After lunch, for some reason my family felt motivated enough to drive out to the lighthouse on the Manukau Heads. None of us had ever been there. Only thing is, it’s a long, narrow and windy road, and it turns out that the gate to the lighthouse reserve closes at 5pm – at least that’s what the sign said. So by the time we’d picked our way up the peninsula we never did get to see the lighthouse, but I look pictures of the landscape just to entertain myself. The feathery grass, the pitted sand bank, the rough moss and bracken. It was quite beautiful in its own way. Rugged and windswept – part of an older world.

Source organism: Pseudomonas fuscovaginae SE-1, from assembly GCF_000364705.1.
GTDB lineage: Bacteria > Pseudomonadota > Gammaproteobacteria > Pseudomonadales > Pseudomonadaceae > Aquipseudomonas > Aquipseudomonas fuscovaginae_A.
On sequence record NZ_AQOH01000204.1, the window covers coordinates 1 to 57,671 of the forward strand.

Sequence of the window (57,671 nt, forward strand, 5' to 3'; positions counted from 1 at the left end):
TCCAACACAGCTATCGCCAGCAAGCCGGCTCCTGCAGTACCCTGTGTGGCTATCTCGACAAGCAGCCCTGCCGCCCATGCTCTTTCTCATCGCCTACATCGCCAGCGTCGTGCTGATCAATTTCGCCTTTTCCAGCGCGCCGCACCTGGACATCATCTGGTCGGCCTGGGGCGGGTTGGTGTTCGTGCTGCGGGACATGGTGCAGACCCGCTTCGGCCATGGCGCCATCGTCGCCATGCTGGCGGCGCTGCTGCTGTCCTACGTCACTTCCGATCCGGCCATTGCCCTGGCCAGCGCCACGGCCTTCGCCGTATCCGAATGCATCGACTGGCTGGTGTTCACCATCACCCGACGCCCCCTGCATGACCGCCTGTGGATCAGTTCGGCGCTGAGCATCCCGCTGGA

It is frankly a miracle to be able to spend both Christmas and Boxing Day with my husband, and neither of us have to work. We went down to the beach on Boxing Day (where I slipped over on a rock pool and sliced my hand open on the barnacles). The beach was virtually empty, which I guess meant that everyone else was out shopping. We wandered around the point at low tide and found a freshwater spring and a small cave. My husband made jokes about hunting for signs of “sea-squatch”. We found oysters and tiny crayfish, but left them alone. It was an idyllic way to spend a quiet, lazy day.

Now… back to that ham.

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Florentines

One of the things I have to write today is a recipe. It’s a recipe that I kind of made up, so it I don’t write it down I’ll forget the whole thing.